Enforce CDV law consistently

Lauren Hudson, executive director of the South Carolina Crime Victims Council, has been a consistent advocate for strengthening laws regarding criminal domestic violence and enforcing them vigorously. Paul Zoeller/Staff

It is no surprise to find glitches in the administration of the state’s new law to fight criminal domestic abuse. Such cases have been ineffectively dealt with for decades, and old habits die hard.

But while it is discouraging that seemingly obvious measures are not so obvious to some law enforcement agencies, it is encouraging that Gov. Nikki Haley’s domestic violence task force is staying on top of the issue and identifying areas that need clarification.

South Carolina has consistently been at or near the top of the list of states where the most women are killed by men. It is the sixth-most-violent state in the country, and about half of the state’s crimes of violence are related to domestic violence.

So yes, a learning curve is to be expected, but it is also vital that the new law be interpreted consistently and correctly as soon as possible.

The task force, more than 130 people representing more than 65 agencies, recently discussed problems in enforcement. For example, the victims and their alleged abusers should be separated from each other when they are questioned. Some law enforcement agencies are not making sure that happens.

Further, some agencies aren’t taking adequate steps to protect children. They should document on incident reports whether a child was present when the alleged abuse took place. They should also interview the child. Penalties for domestic violence can be stiffer when children are present.

Some law enforcement agencies don’t arrest suspected batterers unless the victim intends to press charges. That’s a big mistake. Of course it is more difficult to prosecute a case without the victim’s help, but it is worth the effort if it could result in stopping an abuser. Victims of abuse might simply be afraid to press charges.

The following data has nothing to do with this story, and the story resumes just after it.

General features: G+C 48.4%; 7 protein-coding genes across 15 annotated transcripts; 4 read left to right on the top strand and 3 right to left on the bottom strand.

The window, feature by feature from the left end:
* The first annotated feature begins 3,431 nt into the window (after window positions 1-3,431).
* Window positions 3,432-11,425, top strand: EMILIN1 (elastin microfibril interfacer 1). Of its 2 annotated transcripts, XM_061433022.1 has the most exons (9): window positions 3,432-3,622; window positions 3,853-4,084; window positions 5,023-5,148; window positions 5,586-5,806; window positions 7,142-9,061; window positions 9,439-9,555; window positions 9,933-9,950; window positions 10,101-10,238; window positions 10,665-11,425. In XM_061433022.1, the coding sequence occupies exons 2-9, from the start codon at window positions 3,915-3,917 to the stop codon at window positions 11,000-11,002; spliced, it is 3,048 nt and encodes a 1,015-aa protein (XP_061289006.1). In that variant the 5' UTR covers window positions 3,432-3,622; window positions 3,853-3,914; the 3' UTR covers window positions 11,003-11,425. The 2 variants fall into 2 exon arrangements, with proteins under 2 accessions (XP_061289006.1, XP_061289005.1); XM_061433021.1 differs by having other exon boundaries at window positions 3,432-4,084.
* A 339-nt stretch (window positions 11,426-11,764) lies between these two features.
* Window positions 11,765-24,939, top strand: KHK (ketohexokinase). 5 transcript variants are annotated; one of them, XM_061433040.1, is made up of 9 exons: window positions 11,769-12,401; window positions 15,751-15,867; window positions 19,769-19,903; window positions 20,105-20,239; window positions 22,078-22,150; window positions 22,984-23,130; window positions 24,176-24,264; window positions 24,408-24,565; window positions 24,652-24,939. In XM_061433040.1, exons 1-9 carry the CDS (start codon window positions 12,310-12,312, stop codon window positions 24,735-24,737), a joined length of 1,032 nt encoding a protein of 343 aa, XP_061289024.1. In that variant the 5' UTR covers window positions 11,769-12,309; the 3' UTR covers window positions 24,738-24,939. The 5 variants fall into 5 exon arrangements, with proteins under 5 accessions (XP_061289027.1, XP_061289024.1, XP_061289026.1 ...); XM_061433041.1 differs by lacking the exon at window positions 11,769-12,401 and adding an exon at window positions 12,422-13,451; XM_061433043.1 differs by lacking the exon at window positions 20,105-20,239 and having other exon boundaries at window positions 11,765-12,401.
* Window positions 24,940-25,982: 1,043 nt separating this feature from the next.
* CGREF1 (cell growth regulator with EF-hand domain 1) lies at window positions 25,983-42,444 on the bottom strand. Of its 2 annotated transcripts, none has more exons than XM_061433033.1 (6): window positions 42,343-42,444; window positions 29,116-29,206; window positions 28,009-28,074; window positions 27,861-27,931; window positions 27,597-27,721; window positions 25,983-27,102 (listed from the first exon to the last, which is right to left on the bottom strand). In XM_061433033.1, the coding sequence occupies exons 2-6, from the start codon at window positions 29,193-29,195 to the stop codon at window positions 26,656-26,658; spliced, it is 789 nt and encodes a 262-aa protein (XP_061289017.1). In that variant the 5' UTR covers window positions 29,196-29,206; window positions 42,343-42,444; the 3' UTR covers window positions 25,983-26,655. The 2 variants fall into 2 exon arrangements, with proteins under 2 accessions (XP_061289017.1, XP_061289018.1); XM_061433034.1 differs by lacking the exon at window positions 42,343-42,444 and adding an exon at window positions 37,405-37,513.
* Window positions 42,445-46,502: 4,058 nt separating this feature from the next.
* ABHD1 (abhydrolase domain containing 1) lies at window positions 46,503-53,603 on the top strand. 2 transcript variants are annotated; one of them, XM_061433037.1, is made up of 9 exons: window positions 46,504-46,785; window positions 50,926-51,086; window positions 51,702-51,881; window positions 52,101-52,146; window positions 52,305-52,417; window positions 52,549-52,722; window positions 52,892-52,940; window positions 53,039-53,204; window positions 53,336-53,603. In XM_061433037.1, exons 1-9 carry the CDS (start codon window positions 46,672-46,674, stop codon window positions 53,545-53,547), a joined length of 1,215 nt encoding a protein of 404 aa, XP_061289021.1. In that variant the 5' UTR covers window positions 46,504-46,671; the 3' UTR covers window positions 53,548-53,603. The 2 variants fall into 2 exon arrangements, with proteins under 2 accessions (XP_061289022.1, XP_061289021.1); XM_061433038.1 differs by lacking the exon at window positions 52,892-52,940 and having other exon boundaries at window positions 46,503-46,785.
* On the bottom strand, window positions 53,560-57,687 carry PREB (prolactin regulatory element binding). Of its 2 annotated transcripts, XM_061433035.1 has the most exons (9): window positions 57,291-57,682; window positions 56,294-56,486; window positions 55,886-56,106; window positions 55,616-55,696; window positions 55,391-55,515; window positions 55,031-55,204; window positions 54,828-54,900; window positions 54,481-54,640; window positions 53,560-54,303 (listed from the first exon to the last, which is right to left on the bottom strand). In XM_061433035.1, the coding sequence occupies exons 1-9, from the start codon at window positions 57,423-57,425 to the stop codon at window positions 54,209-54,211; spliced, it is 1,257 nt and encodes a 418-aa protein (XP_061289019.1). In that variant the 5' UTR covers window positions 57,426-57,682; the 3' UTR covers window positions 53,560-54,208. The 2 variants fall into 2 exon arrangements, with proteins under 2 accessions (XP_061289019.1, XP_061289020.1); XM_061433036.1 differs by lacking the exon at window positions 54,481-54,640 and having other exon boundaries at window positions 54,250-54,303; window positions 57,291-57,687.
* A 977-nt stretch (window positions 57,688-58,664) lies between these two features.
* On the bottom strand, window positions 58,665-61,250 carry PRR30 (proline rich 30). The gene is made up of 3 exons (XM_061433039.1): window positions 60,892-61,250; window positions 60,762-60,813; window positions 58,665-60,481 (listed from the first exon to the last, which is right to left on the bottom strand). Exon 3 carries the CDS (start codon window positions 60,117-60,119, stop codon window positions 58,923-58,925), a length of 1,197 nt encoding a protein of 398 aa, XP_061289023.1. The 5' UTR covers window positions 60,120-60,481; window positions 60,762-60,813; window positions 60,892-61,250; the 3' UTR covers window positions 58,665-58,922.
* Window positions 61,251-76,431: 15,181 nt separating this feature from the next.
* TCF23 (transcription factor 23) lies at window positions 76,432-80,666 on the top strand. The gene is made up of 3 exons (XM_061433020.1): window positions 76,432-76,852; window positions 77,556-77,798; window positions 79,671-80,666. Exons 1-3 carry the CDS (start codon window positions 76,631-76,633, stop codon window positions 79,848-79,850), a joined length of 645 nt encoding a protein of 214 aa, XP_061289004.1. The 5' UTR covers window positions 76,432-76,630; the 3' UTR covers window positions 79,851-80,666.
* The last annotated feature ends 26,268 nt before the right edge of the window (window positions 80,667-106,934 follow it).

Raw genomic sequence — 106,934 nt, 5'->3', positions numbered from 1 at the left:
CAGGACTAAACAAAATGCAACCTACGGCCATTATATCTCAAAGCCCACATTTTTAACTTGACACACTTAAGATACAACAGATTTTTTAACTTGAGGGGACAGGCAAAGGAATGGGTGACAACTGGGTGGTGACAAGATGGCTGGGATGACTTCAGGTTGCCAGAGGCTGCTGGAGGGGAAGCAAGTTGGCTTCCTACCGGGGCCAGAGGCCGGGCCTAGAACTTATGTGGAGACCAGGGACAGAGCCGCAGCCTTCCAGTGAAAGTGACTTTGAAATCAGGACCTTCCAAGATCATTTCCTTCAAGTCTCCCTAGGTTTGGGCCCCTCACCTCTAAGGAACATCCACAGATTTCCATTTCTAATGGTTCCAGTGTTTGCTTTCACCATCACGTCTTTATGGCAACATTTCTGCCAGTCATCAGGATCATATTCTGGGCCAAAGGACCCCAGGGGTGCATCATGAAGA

The Aiken County Sheriff in July instructed his deputies not to file domestic violence charges without the victim’s assurance that he or she would follow through with prosecution. The sheriff said he was trying to apply the new CDV law.

If he could so misinterpret the law, the wording might need to be amended. At the very least, all agencies should be made aware of the intent of the law on this issue — and on any issue that is causing confusion.

One inconsistency that particularly alarmed Gov. Haley is that not all 911 operators are trained to deal with domestic violence calls. As she said, “If they don’t know the right questions to ask, then the officer doesn’t know what they’re walking into.”

And the committee discussed the need for more prosecutors in South Carolina so that police aren’t put in the position of facing trained defense lawyers in cases of misdemeanor domestic violence.

The Post and Courier’s series on domestic violence in South Carolina inspired the S.C. Legislature to enact a law to strengthen penalties for domestic abusers and to keep guns out of their hands.

The intent of legislators and the governor is clear: to end domestic violence.

But it is also clear that some agencies need more guidance — and that any fuzzy language in the law needs to be fixed.

Now. Before any more people die or are injured by their partners.